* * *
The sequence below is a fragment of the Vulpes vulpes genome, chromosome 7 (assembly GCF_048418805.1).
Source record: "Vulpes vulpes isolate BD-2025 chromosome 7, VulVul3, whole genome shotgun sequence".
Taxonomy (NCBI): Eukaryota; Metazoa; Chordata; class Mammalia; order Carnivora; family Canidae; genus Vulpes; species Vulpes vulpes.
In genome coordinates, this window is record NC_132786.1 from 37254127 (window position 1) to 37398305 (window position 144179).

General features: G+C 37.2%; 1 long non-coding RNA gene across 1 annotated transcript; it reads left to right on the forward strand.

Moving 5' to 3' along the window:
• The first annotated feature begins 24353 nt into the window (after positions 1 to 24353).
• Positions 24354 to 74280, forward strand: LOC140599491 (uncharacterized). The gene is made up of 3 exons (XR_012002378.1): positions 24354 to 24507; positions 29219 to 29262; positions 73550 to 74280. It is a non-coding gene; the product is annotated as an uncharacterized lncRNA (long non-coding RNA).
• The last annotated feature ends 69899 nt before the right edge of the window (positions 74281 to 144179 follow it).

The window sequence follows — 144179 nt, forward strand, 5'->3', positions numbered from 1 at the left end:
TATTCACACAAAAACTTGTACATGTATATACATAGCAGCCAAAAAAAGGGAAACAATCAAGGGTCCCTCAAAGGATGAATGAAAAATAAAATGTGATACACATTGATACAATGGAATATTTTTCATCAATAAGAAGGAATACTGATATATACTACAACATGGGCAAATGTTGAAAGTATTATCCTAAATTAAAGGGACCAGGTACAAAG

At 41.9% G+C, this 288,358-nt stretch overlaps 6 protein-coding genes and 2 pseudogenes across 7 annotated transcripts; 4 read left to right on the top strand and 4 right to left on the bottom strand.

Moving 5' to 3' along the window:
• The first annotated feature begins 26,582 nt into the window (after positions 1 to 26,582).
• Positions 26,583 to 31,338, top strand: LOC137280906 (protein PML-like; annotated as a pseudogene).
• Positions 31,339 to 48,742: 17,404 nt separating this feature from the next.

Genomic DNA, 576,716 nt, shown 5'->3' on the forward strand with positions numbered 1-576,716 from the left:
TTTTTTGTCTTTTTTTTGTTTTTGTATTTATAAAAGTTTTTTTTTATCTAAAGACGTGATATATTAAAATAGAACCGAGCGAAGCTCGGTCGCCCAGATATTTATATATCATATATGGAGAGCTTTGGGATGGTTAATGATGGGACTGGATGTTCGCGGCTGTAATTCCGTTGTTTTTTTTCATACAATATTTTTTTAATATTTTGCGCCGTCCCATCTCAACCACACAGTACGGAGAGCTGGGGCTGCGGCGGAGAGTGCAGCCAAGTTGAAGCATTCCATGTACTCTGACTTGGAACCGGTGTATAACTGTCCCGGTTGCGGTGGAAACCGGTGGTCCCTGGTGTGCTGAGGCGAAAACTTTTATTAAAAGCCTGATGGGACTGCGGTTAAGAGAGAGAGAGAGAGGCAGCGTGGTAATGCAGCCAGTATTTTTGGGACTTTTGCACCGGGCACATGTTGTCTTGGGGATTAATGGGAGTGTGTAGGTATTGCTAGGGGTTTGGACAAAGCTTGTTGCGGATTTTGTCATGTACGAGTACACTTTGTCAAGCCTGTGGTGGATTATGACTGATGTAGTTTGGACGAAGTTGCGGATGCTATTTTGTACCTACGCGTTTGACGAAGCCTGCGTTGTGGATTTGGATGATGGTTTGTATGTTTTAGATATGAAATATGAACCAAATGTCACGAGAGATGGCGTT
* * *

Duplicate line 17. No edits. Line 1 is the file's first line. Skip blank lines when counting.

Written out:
Genomic DNA, 576,716 nt, shown 5'->3' on the forward strand with positions numbered 1-576,716 from the left: